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Methanol and 1-Propanol Contamination in Certain Hand Sanitizer Products

Certain hand sanitizers labeled with ethanol (ethyl alcohol) or isopropyl alcohol as the primary ingredient have been found to contain subpotent concentrations of these ingredients or to contain methanol or 1-propanol  instead. This finding has led to adverse events including blindness, hospitalizations, and death. Methanol and 1-propanol are not acceptable ingredients for hand sanitizers and should be avoided due to toxicity associated with their use. Methanol and 1-propanol can have toxic or life-threatening effects if absorbed through the skin or ingested.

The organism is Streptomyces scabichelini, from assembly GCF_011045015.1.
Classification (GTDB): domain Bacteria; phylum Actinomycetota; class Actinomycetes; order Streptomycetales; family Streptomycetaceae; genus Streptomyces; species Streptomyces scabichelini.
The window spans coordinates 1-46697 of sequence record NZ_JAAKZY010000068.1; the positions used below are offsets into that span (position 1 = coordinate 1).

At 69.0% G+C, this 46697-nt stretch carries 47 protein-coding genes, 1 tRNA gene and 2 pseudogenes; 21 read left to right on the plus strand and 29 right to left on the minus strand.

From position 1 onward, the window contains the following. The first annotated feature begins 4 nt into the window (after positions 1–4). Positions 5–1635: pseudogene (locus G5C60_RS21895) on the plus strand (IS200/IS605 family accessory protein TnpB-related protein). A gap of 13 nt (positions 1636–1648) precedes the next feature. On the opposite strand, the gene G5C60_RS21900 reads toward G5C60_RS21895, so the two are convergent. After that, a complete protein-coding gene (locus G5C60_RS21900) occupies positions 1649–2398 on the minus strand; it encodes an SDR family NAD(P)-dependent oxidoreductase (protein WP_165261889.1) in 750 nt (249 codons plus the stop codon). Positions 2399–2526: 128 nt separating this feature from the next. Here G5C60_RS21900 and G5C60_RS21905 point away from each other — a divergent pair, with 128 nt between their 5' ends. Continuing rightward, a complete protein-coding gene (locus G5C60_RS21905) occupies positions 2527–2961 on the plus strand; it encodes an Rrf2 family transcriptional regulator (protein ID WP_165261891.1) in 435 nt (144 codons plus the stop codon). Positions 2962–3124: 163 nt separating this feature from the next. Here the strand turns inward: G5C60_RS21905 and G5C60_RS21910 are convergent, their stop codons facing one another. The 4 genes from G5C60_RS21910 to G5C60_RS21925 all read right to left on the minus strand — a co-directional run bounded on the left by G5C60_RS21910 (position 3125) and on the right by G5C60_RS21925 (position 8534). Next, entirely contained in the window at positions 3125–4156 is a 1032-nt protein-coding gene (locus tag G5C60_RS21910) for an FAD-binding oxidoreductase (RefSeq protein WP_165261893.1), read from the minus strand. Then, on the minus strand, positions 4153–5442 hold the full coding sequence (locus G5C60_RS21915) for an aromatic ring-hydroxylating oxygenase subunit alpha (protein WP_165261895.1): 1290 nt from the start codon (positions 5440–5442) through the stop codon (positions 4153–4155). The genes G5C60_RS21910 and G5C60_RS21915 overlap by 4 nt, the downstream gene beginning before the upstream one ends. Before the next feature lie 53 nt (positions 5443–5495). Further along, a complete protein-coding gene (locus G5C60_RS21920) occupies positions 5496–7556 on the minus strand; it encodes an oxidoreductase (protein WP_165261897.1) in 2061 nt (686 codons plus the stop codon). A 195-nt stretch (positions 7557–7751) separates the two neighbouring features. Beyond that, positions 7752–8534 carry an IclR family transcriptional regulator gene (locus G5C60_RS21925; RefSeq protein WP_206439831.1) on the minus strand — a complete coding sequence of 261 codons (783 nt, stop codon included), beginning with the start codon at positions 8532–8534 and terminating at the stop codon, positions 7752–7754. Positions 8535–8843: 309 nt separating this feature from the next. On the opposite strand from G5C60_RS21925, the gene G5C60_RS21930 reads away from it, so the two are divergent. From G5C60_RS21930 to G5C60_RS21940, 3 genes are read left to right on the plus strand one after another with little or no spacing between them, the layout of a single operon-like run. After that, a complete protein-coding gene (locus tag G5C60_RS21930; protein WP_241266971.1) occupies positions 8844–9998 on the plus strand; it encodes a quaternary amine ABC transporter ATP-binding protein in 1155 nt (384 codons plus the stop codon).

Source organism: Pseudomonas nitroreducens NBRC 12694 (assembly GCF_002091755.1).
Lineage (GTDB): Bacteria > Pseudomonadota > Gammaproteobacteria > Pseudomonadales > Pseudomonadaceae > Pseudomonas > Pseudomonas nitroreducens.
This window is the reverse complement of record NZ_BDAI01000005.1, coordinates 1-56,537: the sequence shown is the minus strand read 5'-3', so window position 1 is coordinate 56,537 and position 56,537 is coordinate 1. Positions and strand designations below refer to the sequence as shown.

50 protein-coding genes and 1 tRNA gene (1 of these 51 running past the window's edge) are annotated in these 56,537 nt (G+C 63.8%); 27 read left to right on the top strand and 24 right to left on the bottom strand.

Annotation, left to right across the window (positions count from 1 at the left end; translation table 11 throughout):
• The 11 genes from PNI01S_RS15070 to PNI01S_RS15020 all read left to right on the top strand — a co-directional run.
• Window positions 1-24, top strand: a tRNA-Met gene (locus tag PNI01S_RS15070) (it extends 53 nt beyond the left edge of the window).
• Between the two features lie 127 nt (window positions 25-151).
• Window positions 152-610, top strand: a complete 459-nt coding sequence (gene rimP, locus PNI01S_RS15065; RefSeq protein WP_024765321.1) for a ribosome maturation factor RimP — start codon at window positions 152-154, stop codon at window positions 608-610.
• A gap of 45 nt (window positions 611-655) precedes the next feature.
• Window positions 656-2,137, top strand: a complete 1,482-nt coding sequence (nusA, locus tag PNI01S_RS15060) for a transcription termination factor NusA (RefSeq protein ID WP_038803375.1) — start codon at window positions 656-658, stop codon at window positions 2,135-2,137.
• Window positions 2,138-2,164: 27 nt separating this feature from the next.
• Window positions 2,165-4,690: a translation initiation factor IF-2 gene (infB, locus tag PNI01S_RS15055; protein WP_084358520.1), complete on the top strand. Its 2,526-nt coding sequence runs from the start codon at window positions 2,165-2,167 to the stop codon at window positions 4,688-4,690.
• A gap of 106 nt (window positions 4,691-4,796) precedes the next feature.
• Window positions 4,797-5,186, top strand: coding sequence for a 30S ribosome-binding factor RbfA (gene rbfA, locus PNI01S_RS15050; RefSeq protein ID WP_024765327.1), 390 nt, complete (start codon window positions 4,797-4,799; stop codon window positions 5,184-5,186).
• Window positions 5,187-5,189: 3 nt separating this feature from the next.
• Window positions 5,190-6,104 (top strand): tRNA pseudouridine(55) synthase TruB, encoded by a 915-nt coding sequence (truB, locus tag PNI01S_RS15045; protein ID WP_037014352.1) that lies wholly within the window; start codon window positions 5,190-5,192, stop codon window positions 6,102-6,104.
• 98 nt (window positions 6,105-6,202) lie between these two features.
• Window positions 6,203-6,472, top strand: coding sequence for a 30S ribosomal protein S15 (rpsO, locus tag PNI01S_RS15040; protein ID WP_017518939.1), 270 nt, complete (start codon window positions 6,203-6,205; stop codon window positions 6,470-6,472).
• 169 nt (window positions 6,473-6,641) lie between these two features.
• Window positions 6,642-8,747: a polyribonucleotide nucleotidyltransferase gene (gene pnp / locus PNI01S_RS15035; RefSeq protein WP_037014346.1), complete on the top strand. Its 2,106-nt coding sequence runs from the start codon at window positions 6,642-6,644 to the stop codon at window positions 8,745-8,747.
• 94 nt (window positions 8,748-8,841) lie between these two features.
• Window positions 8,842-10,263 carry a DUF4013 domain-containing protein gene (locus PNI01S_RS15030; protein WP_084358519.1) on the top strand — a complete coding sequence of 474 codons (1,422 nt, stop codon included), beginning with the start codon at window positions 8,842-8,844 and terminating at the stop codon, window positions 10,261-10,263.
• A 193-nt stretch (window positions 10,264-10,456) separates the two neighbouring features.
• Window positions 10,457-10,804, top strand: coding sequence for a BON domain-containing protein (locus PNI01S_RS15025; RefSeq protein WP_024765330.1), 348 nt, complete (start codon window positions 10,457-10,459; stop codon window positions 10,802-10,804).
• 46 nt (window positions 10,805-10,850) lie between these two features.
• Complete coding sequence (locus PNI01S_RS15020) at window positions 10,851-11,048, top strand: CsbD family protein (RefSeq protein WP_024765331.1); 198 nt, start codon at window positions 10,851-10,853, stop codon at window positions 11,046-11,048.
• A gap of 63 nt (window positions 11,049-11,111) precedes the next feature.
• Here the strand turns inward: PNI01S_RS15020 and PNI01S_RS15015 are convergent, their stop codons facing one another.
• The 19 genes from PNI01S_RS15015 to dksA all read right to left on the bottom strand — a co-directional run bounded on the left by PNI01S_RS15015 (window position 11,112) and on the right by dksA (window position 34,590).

Symptoms of methanol toxicity include nausea, vomiting, headache, blurred vision, blindness, seizures, coma, permanent neurologic effects, or death. Ingesting 1-propanol can cause confusion, decreased consciousness, slowed pulse and breathing, or death. Skin exposure can cause irritation or allergic reactions. Those at high risk of methanol or 1-propanol poisoning include children, adolescents, and adults who may ingest contaminated products. Persons with possible or suspected exposure to methanol- or 1-propanol-contaminated hand sanitizer who are experiencing symptoms should seek immediate medical attention. FDA recommends reporting adverse events or quality problems to the FDA MedWatch Adverse Event Reporting program.

FDA continues to investigate methanol and 1-propanol contamination in certain hand sanitizers and has a list of tested and recalled products on their website that is being updated daily. FDA is also adding subpotent hand sanitizers to this list. Do not use any product on this list with potential methanol or 1-propanol contamination.

Additional information is available at the following links: